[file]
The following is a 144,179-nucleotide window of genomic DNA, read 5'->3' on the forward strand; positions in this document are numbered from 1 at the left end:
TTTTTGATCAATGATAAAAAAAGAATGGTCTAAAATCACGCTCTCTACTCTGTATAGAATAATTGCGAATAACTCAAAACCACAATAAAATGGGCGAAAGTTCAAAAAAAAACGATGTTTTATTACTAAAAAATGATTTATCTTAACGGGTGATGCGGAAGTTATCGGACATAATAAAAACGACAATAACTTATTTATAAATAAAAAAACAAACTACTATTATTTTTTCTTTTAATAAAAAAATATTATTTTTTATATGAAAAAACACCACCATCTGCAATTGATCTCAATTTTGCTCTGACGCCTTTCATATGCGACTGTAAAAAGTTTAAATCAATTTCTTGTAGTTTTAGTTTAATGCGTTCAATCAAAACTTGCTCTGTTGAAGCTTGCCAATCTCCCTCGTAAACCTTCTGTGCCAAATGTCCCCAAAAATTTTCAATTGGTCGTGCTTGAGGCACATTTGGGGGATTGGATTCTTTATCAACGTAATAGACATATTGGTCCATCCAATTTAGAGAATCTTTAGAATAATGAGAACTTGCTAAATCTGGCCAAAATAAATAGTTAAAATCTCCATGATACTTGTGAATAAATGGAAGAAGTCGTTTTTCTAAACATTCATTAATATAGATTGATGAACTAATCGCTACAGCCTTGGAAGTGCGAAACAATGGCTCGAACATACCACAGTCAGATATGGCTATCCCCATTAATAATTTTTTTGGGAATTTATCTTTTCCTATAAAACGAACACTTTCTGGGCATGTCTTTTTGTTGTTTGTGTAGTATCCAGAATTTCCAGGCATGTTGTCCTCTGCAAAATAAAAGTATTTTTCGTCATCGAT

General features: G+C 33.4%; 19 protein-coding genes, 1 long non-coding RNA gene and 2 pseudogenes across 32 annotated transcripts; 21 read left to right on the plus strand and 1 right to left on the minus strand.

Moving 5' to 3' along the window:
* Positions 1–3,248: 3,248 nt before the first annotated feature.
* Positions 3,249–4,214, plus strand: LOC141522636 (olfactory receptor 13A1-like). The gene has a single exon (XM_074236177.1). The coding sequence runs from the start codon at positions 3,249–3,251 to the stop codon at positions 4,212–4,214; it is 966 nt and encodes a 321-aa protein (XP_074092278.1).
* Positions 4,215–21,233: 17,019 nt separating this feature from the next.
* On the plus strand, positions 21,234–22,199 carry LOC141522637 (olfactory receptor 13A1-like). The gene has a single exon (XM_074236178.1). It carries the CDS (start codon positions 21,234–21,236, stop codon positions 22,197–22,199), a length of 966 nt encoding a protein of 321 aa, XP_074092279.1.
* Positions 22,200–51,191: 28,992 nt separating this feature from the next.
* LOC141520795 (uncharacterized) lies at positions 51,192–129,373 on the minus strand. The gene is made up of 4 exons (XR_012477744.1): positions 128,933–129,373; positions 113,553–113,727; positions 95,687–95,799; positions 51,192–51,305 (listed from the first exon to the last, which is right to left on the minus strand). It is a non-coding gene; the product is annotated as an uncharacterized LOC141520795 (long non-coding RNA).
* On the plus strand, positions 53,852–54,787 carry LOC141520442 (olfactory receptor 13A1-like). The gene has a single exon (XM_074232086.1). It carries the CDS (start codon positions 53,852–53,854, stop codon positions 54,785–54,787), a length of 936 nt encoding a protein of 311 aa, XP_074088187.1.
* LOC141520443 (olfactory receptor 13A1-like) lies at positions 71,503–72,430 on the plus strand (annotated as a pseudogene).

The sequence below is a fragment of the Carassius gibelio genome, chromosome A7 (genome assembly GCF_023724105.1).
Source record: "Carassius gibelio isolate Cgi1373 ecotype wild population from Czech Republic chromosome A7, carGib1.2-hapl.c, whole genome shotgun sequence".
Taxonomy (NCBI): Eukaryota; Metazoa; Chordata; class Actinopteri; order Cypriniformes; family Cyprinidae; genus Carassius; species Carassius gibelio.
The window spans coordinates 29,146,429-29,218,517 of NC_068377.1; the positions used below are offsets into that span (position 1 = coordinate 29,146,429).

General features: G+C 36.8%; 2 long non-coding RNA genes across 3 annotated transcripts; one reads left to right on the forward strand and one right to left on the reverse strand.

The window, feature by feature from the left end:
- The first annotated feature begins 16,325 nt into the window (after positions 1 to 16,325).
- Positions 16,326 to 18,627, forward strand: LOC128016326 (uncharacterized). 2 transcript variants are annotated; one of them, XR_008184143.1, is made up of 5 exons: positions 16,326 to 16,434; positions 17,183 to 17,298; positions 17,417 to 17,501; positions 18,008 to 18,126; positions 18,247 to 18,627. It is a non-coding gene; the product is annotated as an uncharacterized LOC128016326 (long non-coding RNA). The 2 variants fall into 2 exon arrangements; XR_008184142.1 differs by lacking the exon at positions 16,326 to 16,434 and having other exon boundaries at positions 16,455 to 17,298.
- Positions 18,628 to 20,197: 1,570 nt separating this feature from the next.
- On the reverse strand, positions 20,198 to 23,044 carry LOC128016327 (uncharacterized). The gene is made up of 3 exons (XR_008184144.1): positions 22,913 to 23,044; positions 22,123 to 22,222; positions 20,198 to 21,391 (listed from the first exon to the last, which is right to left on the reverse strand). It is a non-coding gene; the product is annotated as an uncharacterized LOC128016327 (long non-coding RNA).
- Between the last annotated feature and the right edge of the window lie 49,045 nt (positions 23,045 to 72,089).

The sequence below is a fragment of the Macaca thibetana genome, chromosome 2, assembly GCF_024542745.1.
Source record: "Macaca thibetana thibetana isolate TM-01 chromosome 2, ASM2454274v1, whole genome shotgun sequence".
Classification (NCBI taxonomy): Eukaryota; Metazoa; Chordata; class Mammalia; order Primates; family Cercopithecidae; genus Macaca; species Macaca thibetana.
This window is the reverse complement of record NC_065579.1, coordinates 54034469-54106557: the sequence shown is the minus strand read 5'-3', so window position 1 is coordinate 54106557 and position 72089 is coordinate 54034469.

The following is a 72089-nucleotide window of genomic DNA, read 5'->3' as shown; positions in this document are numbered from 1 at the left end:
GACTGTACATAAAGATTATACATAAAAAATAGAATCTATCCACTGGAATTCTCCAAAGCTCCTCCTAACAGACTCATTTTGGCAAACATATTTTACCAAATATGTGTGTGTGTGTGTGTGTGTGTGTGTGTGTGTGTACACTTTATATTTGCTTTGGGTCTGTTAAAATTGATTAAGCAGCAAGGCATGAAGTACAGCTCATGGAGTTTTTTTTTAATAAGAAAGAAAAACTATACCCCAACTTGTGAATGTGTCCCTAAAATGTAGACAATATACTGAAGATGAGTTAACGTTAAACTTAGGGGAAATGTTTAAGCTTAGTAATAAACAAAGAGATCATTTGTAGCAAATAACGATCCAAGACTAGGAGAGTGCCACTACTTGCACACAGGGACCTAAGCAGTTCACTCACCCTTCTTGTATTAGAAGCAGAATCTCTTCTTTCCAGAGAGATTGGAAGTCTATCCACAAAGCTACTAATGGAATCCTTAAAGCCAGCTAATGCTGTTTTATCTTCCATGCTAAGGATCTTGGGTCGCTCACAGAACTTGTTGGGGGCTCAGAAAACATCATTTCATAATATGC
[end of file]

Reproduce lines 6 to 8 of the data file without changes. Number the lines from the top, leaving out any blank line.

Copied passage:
* Positions 3,249–4,214, plus strand: LOC141522636 (olfactory receptor 13A1-like). The gene has a single exon (XM_074236177.1). The coding sequence runs from the start codon at positions 3,249–3,251 to the stop codon at positions 4,212–4,214; it is 966 nt and encodes a 321-aa protein (XP_074092278.1).
* Positions 4,215–21,233: 17,019 nt separating this feature from the next.
* On the plus strand, positions 21,234–22,199 carry LOC141522637 (olfactory receptor 13A1-like). The gene has a single exon (XM_074236178.1). It carries the CDS (start codon positions 21,234–21,236, stop codon positions 22,197–22,199), a length of 966 nt encoding a protein of 321 aa, XP_074092279.1.